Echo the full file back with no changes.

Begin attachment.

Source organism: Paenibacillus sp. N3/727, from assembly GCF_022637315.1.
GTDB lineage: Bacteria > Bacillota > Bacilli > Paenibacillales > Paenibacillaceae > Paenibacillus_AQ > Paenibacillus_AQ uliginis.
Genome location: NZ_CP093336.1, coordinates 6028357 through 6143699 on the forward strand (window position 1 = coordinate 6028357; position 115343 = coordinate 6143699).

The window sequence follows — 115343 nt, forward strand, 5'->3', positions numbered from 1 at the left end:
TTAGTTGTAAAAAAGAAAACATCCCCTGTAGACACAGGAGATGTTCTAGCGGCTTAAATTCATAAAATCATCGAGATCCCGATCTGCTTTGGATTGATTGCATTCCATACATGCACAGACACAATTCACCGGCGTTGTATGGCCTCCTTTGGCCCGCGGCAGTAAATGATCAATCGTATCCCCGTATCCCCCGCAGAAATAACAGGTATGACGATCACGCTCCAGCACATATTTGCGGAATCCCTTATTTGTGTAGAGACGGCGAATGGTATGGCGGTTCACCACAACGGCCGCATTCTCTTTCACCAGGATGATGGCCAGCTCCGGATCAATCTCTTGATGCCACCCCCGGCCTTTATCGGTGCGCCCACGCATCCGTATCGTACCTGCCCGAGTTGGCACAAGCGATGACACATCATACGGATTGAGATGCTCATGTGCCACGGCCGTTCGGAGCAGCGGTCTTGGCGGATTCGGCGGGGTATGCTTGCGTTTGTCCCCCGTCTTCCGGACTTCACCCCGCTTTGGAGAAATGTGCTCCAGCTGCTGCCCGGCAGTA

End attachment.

Source organism: Paenibacillus sp. N3/727, from assembly GCF_022637315.1.
GTDB lineage: Bacteria > Bacillota > Bacilli > Paenibacillales > Paenibacillaceae > Paenibacillus_AQ > Paenibacillus_AQ uliginis.
Genome location: NZ_CP093336.1, coordinates 6028357 through 6143699 on the forward strand (window position 1 = coordinate 6028357; position 115343 = coordinate 6143699).

The window sequence follows — 115343 nt, forward strand, 5'->3', positions numbered from 1 at the left end:
TTAGTTGTAAAAAAGAAAACATCCCCTGTAGACACAGGAGATGTTCTAGCGGCTTAAATTCATAAAATCATCGAGATCCCGATCTGCTTTGGATTGATTGCATTCCATACATGCACAGACACAATTCACCGGCGTTGTATGGCCTCCTTTGGCCCGCGGCAGTAAATGATCAATCGTATCCCCGTATCCCCCGCAGAAATAACAGGTATGACGATCACGCTCCAGCACATATTTGCGGAATCCCTTATTTGTGTAGAGACGGCGAATGGTATGGCGGTTCACCACAACGGCCGCATTCTCTTTCACCAGGATGATGGCCAGCTCCGGATCAATCTCTTGATGCCACCCCCGGCCTTTATCGGTGCGCCCACGCATCCGTATCGTACCTGCCCGAGTTGGCACAAGCGATGACACATCATACGGATTGAGATGCTCATGTGCCACGGCCGTTCGGAGCAGCGGTCTTGGCGGATTCGGCGGGGTATGCTTGCGTTTGTCCCCCGTCTTCCGGACTTCACCCCGCTTTGGAGAAATGTGCTCCAGCTGCTGCCCGGCAGTA